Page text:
As he pursued his career, Allen declares that his choices were frequently influenced by Rotary’s Four-Way Test, an ethical standard he was exposed to when he attended Rotary Youth Leadership Academy during high school.

Allen studied architecture at Kansas State University, graduating in 2005. Then he spent time in Honduras working and volunteering for Rotary projects there. Realizing he needed a graduate degree in order to teach, he attended Columbia University in New York to earn a Master of Science in Architecture and Urban Design.

Allen’s resume includes civil service work with the New York City Department of Design and Construction where he served as a Design Project Manager for homeless shelters throughout the city.

Allen also worked in Washington DC in the Office of Planning to foster “creative placemaking.”  That initiative sought to add value to public space while bringing community members together.  One example was converting parking spaces into pop-up stores or “shoplets.”  The process allowed small business owners to test their product concept in a market before investing significant time and money.

Allen says he is pleased to see Lawrence Central Rotary’s support for completing the Lawrence Loop.  He sees the Loop to be another example of bringing community together via infrastructure.  Allen observes that Rotary often plays a role as an intermediary between public and private initiatives such as the Loop.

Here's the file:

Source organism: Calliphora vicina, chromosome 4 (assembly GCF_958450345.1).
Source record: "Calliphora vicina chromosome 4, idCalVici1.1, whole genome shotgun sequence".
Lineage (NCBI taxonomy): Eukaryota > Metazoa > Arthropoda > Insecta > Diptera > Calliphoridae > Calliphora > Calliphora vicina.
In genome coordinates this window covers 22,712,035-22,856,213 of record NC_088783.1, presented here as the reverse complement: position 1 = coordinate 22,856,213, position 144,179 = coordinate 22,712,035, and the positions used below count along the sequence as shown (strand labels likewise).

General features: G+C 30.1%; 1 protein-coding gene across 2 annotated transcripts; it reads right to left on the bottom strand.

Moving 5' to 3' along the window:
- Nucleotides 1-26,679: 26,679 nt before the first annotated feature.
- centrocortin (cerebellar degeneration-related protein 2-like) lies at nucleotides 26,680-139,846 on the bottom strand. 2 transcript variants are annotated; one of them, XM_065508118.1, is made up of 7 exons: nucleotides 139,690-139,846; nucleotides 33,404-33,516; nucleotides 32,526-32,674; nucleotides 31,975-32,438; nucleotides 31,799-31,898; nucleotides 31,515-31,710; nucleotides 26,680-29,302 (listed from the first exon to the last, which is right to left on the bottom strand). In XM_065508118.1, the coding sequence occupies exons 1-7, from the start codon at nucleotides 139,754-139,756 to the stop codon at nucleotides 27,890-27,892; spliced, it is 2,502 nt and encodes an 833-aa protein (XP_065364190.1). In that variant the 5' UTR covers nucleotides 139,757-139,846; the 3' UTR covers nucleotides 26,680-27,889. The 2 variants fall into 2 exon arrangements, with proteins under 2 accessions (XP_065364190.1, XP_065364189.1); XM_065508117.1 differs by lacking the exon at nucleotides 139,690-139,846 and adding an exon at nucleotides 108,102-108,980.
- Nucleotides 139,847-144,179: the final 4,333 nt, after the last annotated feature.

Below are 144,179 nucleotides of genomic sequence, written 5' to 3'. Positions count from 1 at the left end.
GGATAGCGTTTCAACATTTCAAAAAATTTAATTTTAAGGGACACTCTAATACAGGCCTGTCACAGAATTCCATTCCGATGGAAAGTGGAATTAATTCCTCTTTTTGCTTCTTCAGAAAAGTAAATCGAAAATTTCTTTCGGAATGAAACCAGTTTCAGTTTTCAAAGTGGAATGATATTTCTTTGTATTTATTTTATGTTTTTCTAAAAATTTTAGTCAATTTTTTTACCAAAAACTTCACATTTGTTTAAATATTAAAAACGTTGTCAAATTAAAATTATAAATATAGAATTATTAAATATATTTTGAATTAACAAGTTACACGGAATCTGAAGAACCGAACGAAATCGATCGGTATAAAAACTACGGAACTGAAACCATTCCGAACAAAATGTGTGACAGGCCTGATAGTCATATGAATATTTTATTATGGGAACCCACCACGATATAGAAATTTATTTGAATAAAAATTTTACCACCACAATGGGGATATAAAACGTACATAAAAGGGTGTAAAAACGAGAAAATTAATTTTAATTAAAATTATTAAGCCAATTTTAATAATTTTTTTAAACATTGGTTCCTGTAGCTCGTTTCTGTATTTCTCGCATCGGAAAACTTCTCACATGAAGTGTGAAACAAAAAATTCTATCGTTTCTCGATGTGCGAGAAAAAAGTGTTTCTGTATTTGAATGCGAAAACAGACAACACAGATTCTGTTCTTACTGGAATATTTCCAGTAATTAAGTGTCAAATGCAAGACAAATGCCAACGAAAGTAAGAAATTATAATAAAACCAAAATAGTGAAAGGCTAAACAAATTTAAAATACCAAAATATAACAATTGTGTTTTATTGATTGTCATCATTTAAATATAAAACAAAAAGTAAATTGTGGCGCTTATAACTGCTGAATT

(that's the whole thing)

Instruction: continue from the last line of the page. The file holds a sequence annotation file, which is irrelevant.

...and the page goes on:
Stones Tell Stories

Rex Buchanan has spent most of his life studying and exploring the state of Kansas.  He is Director Emeritus of the Kansas Geological Survey, an accomplished science writer, and a popular naturalist commentator on Kansas Public Radio.  Buchanan is a long time resident of Lawrence and spent his early years near Little River in Central Kansas.  There he first encountered petroglyphs, rock carvings made by Native Americans in centuries past. 

Petroglyphs are usually found on sandstone outcroppings, bluffs or in caves.  Buchanan set out to document the notable petroglyphs in the valley of the Smokey Hills River.  He collaborated with Burke W. Grigs and Joshua L. Savaty to produce “Petroglyphs of the Kansas Smokey Hills”, University Press of Kansas.  Grigs served as project photographer, Burke worked with land owners and Buchanan wrote the text.